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It is with mixed feelings that I am writing this farewell note to the readership of the IEEE Transactions on Computers (TC). I have been involved with IEEE TC for nearly 15 years (the longest time associated to any institutional activity over my professional life), starting as an Associate Editor, followed twice as an Associate Editor-In-Chief (EIC) and then for the last four years as the EIC. It has been a glorious time and a unique experience that has allowed me to make a contribution to TC as the premier peer reviewed publication of the IEEE Computer Society. And now with grey and fewer hairs, my appointment is set to expire; so, it is time for a new leadership to embrace this journal.
Over these years, I have participated to many innovations that have been introduced as best practices in TC: we have moved to a totally electronic submission/review process in which authors, reviewers, editors and publishers can symbiotically work to improve all performance metrics of the rigorous review process required by TC. For example the average delay from manuscript submission to notification of first decision has dropped from nearly six months (as in the mid 90’s) to 62 days in 2010. Over the same time period, we have experienced a nearly 200 percent increase in submissions,, while retaining a healthy publication queue and a remarkably low acceptance rate (approximately 25 percent). This has been made possible by the dedication of all parties, but certainly by enlarging the pool of reviewers and Associate Editors.
In a sense, TC has outgrown itself: its scope and coverage has extended well beyond the traditional computing arena. Emerging areas across the wide spectrum of computer science and engineering are now well represented by leading experts on the Editorial Board and published issues have had a profound impact on our profession as demonstrated by the steady increase in impact factor. Moreover, the reach of TC has been extended to a global community; it is with no surprise that the last 12 months have seen for the first time in history the number of non-USA contributors to exceed the 50 percent mark. TC has retained its distinction in quality, while encompassing a large research base with highly innovative ideas and sense of direction. The twentieth century (heralded as the digital century) came to an end a decade ago, and the twenty first century has already provided us with grand challenges. TC has undertaken few of them. It is with great pride that every year, by developing a series of special sections, we expand and foster the interests of our readership on new topics, reflecting the on-going quest for technical advances that so strongly permeates our field.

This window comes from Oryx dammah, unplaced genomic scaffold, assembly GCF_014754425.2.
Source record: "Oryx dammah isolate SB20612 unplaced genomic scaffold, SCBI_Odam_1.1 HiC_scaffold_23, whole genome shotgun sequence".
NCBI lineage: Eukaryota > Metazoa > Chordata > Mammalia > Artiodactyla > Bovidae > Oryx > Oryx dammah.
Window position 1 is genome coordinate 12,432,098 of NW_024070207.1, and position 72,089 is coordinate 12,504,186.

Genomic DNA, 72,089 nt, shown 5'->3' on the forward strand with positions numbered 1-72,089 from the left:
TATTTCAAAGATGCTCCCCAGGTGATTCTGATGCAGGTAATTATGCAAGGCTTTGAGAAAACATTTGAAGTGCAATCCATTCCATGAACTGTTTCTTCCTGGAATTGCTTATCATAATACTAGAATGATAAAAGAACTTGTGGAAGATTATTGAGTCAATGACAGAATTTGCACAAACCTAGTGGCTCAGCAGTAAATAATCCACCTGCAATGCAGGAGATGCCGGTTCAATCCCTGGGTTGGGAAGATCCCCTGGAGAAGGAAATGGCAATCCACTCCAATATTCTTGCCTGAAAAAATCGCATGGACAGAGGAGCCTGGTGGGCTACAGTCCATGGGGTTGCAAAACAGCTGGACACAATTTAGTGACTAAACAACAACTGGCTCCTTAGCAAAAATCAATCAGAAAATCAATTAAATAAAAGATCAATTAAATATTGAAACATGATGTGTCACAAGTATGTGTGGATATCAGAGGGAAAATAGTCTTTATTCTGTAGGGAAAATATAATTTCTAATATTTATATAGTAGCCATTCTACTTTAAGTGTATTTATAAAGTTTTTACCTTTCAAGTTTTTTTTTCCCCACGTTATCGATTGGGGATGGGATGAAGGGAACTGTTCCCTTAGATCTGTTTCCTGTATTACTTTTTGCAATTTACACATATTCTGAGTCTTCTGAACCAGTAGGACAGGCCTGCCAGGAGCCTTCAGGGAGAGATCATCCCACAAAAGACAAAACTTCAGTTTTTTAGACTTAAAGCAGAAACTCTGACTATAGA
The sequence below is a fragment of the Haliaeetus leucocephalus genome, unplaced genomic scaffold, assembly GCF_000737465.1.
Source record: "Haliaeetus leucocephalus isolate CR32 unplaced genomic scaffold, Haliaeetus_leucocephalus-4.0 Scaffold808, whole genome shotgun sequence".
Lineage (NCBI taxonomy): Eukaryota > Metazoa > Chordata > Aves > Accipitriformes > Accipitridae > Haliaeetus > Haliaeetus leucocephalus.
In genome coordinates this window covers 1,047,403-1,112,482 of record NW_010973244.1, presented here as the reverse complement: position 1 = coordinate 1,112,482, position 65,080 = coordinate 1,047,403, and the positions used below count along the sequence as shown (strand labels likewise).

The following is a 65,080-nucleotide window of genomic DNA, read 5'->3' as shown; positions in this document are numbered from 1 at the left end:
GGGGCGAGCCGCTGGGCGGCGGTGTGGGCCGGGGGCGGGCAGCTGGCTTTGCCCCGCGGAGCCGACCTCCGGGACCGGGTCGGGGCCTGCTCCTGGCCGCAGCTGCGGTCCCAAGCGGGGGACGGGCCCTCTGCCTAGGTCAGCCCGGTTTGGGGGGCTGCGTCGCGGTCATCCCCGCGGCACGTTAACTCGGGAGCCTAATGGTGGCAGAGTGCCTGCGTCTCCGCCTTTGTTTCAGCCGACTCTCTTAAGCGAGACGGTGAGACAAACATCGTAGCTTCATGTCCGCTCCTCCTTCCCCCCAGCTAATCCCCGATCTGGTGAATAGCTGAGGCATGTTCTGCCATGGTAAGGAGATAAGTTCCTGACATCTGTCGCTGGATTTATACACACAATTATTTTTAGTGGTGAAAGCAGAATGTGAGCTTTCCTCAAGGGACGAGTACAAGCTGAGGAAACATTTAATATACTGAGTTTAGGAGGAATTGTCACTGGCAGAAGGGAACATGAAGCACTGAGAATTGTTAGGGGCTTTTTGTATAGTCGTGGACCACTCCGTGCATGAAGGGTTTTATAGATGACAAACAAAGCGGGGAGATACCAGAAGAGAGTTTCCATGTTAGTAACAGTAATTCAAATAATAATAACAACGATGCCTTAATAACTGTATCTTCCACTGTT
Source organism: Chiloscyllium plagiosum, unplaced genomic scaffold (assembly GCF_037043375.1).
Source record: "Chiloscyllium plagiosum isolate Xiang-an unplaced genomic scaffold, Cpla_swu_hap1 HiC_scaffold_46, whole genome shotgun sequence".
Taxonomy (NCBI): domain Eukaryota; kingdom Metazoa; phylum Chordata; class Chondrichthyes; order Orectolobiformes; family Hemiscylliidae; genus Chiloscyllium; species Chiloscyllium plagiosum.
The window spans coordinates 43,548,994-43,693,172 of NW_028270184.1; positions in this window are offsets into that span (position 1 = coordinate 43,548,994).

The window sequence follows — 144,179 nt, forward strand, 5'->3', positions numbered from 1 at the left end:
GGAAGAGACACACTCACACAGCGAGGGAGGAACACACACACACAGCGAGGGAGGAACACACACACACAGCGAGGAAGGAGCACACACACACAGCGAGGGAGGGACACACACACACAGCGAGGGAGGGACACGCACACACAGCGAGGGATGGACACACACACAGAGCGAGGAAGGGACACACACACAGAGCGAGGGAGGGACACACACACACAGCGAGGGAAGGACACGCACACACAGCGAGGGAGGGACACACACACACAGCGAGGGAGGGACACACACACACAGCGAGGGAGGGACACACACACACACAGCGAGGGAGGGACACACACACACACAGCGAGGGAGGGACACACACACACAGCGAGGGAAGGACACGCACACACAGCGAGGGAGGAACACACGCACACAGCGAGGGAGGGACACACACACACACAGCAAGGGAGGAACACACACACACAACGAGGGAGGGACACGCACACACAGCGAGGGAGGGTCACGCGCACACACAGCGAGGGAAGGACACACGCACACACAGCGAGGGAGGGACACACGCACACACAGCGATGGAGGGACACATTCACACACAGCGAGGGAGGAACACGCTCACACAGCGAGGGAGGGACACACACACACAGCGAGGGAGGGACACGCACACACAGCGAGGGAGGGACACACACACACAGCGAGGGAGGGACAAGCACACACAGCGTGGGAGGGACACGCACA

It is with this pioneer and unique spirit that Professor Albert Zomaya has been selected as the next EIC of TC. As a distinguished researcher with a diverse system background, Professor Zomaya is well positioned to further lead the rapid growth of TC in the next few years. He is also the first EIC of TC with a non USA affiliation, a further sign that TC is a truly international publication. I wish him the very best and I trust that all of you who have supported me throughout my tenure as EIC, will continue to be positive contributors to this remarkable publication. It is often said that the future will hold the best times as full of extraordinaire expectations. For TC, all pieces in the mosaic are in place; with an inspired leadership, dedicated staff, and an outstanding Editorial Board, I am confident that such promise will indeed be a reality. Again, thank you for all these wonderful years.